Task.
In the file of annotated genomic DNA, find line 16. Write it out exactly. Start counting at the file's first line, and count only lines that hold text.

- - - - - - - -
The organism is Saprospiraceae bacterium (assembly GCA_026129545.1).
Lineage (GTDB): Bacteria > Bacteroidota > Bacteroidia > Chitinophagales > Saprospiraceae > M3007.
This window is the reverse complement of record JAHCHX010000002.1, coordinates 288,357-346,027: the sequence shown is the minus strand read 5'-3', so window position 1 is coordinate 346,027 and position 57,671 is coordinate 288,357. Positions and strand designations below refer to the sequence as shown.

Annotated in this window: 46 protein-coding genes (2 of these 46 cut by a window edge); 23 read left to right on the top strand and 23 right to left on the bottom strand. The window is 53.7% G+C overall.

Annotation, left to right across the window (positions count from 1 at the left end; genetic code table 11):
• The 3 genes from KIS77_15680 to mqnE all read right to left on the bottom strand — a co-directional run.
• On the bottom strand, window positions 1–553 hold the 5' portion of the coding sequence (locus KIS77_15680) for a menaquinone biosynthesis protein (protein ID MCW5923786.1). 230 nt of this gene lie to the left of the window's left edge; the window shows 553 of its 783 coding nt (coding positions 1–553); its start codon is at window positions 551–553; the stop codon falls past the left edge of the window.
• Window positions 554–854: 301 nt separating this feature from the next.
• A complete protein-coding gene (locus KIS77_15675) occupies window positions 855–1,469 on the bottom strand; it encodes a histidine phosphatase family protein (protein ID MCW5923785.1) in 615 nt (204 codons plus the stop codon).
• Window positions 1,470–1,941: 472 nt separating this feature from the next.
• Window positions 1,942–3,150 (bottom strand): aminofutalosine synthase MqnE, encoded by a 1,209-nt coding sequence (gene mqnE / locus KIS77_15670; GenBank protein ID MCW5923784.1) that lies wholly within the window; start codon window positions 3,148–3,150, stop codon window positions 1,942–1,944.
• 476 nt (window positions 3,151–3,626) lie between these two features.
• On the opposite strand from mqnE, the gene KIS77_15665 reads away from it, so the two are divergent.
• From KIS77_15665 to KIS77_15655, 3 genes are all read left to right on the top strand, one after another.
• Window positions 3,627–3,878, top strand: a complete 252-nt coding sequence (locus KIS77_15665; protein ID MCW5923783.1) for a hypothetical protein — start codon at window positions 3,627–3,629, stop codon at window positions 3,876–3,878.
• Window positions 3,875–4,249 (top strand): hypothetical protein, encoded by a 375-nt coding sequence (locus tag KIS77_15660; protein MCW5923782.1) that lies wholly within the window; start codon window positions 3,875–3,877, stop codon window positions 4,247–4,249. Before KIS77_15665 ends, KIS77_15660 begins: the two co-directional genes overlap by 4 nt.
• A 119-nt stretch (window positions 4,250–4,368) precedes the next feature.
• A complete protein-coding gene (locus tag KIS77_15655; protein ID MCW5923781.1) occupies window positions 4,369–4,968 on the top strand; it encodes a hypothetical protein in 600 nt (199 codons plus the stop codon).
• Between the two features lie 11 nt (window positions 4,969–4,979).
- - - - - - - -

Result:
• Window positions 3,875–4,249 (top strand): hypothetical protein, encoded by a 375-nt coding sequence (locus tag KIS77_15660; protein MCW5923782.1) that lies wholly within the window; start codon window positions 3,875–3,877, stop codon window positions 4,247–4,249. Before KIS77_15665 ends, KIS77_15660 begins: the two co-directional genes overlap by 4 nt.